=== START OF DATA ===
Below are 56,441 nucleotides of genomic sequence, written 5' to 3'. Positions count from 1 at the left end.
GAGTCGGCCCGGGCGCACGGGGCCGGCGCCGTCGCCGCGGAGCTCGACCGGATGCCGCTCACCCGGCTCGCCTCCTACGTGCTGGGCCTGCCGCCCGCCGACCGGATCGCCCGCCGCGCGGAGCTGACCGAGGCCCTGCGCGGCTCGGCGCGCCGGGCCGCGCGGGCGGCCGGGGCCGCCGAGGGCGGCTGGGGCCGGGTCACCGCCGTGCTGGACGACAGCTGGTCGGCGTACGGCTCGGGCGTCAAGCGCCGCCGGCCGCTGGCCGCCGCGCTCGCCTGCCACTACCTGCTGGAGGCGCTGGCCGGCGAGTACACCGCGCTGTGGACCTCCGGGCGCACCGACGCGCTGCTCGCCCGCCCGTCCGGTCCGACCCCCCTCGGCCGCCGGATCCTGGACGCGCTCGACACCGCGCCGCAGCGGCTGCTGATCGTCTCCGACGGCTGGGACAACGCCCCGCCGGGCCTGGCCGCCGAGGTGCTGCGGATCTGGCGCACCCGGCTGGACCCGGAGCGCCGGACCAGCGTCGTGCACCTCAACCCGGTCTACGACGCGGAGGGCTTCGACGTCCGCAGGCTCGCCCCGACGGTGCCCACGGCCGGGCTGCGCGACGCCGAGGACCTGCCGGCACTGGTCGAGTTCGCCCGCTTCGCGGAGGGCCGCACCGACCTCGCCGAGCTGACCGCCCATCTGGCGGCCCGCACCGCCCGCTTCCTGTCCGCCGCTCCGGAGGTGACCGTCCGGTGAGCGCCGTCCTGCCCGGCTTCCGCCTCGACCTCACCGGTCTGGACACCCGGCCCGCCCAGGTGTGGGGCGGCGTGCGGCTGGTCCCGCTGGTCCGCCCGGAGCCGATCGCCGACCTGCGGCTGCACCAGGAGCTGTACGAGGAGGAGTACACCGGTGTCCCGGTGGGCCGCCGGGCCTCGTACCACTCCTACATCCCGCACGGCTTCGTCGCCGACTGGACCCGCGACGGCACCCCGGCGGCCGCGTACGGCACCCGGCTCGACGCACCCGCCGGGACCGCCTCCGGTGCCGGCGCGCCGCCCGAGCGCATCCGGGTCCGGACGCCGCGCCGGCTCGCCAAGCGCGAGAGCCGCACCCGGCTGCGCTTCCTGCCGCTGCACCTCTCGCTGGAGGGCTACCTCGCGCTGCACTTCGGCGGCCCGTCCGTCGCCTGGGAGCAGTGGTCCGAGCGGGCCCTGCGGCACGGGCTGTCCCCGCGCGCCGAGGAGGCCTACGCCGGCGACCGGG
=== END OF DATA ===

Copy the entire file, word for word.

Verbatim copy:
Below are 56,441 nucleotides of genomic sequence, written 5' to 3'. Positions count from 1 at the left end.
GAGTCGGCCCGGGCGCACGGGGCCGGCGCCGTCGCCGCGGAGCTCGACCGGATGCCGCTCACCCGGCTCGCCTCCTACGTGCTGGGCCTGCCGCCCGCCGACCGGATCGCCCGCCGCGCGGAGCTGACCGAGGCCCTGCGCGGCTCGGCGCGCCGGGCCGCGCGGGCGGCCGGGGCCGCCGAGGGCGGCTGGGGCCGGGTCACCGCCGTGCTGGACGACAGCTGGTCGGCGTACGGCTCGGGCGTCAAGCGCCGCCGGCCGCTGGCCGCCGCGCTCGCCTGCCACTACCTGCTGGAGGCGCTGGCCGGCGAGTACACCGCGCTGTGGACCTCCGGGCGCACCGACGCGCTGCTCGCCCGCCCGTCCGGTCCGACCCCCCTCGGCCGCCGGATCCTGGACGCGCTCGACACCGCGCCGCAGCGGCTGCTGATCGTCTCCGACGGCTGGGACAACGCCCCGCCGGGCCTGGCCGCCGAGGTGCTGCGGATCTGGCGCACCCGGCTGGACCCGGAGCGCCGGACCAGCGTCGTGCACCTCAACCCGGTCTACGACGCGGAGGGCTTCGACGTCCGCAGGCTCGCCCCGACGGTGCCCACGGCCGGGCTGCGCGACGCCGAGGACCTGCCGGCACTGGTCGAGTTCGCCCGCTTCGCGGAGGGCCGCACCGACCTCGCCGAGCTGACCGCCCATCTGGCGGCCCGCACCGCCCGCTTCCTGTCCGCCGCTCCGGAGGTGACCGTCCGGTGAGCGCCGTCCTGCCCGGCTTCCGCCTCGACCTCACCGGTCTGGACACCCGGCCCGCCCAGGTGTGGGGCGGCGTGCGGCTGGTCCCGCTGGTCCGCCCGGAGCCGATCGCCGACCTGCGGCTGCACCAGGAGCTGTACGAGGAGGAGTACACCGGTGTCCCGGTGGGCCGCCGGGCCTCGTACCACTCCTACATCCCGCACGGCTTCGTCGCCGACTGGACCCGCGACGGCACCCCGGCGGCCGCGTACGGCACCCGGCTCGACGCACCCGCCGGGACCGCCTCCGGTGCCGGCGCGCCGCCCGAGCGCATCCGGGTCCGGACGCCGCGCCGGCTCGCCAAGCGCGAGAGCCGCACCCGGCTGCGCTTCCTGCCGCTGCACCTCTCGCTGGAGGGCTACCTCGCGCTGCACTTCGGCGGCCCGTCCGTCGCCTGGGAGCAGTGGTCCGAGCGGGCCCTGCGGCACGGGCTGTCCCCGCGCGCCGAGGAGGCCTACGCCGGCGACCGGG